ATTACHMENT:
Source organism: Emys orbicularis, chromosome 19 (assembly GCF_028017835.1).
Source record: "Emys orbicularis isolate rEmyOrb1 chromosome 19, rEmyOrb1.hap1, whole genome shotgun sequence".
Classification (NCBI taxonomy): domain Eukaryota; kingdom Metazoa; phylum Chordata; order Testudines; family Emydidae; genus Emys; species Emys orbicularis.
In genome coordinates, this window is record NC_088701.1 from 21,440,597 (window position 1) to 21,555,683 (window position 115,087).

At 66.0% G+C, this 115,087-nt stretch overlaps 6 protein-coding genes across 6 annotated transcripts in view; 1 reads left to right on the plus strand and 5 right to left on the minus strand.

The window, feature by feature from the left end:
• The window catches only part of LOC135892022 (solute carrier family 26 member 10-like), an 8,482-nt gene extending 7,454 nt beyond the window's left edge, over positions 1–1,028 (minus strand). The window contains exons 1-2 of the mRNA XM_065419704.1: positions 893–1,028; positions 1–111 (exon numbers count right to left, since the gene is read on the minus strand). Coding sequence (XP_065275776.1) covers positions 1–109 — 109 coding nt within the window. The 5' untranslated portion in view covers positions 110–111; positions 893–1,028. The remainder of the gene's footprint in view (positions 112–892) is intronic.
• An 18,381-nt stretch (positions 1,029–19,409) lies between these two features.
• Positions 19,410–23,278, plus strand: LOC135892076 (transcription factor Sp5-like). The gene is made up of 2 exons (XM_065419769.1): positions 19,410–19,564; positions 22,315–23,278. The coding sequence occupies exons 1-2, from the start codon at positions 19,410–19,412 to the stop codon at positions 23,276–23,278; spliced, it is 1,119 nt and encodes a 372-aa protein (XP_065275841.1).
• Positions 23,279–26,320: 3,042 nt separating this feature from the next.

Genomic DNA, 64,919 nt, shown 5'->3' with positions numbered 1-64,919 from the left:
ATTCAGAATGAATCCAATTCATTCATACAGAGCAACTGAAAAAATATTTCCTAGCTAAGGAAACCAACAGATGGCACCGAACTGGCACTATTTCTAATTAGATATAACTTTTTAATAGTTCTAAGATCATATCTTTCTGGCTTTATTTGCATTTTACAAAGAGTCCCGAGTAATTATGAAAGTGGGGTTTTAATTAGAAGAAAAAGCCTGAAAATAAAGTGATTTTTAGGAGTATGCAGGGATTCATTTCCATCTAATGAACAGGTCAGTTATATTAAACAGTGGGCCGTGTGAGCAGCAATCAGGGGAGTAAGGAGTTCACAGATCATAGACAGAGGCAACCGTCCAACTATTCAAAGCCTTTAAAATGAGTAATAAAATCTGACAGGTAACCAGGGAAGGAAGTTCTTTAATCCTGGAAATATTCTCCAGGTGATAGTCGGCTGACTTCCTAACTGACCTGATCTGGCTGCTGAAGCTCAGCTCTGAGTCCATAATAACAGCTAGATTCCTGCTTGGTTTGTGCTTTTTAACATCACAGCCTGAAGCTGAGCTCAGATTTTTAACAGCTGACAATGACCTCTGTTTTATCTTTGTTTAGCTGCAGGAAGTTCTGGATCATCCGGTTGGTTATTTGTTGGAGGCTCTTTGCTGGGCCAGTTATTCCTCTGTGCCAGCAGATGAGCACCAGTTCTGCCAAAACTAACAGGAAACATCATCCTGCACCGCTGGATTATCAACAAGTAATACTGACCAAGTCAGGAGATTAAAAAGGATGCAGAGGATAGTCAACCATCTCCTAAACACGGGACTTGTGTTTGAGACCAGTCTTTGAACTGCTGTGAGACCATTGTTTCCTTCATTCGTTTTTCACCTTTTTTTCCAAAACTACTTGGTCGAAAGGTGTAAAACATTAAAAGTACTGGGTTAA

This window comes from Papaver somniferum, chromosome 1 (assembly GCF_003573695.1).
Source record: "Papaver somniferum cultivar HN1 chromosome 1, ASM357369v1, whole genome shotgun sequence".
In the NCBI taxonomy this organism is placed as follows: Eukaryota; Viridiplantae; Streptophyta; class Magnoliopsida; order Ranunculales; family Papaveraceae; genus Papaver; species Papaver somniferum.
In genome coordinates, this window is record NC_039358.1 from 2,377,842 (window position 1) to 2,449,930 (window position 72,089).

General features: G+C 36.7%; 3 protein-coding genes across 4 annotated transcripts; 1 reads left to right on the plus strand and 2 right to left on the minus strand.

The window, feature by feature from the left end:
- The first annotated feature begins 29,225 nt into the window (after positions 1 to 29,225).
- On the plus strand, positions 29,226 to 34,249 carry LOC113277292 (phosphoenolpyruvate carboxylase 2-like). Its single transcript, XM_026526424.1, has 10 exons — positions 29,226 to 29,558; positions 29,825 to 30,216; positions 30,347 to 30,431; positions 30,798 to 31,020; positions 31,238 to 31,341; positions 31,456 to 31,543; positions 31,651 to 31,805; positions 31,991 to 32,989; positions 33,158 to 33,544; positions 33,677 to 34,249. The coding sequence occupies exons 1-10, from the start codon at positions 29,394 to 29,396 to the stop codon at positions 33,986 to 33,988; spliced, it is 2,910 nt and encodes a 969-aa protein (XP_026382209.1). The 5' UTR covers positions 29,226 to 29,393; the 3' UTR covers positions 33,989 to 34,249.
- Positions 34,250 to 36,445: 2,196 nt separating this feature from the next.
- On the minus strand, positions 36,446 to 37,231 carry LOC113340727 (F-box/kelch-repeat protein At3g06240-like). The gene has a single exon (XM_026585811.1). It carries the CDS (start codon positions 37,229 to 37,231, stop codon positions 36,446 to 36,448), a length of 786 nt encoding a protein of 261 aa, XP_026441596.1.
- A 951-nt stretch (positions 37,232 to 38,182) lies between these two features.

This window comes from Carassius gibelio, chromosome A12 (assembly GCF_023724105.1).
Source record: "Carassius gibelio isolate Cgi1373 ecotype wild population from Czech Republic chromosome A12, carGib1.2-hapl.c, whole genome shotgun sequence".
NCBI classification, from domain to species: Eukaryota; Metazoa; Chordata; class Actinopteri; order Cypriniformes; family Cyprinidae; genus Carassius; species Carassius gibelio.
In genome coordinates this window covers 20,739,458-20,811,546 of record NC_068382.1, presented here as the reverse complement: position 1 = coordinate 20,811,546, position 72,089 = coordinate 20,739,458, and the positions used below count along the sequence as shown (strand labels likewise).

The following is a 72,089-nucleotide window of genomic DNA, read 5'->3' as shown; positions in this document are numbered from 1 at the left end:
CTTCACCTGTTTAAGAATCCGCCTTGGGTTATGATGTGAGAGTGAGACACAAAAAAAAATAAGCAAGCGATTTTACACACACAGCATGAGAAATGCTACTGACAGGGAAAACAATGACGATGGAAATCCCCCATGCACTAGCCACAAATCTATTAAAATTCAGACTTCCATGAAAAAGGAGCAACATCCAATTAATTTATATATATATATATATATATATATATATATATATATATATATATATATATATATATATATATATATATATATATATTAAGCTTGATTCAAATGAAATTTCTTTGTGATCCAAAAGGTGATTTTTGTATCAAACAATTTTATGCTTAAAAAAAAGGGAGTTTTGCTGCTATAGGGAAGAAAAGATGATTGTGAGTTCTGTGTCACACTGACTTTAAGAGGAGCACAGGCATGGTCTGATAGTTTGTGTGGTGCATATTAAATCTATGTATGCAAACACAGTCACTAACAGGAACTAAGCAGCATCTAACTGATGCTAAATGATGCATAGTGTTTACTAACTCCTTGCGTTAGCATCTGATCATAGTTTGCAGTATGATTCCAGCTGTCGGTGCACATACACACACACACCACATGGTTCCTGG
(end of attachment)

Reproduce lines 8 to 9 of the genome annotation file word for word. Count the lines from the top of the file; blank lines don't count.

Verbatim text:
• An 18,381-nt stretch (positions 1,029–19,409) lies between these two features.
• Positions 19,410–23,278, plus strand: LOC135892076 (transcription factor Sp5-like). The gene is made up of 2 exons (XM_065419769.1): positions 19,410–19,564; positions 22,315–23,278. The coding sequence occupies exons 1-2, from the start codon at positions 19,410–19,412 to the stop codon at positions 23,276–23,278; spliced, it is 1,119 nt and encodes a 372-aa protein (XP_065275841.1).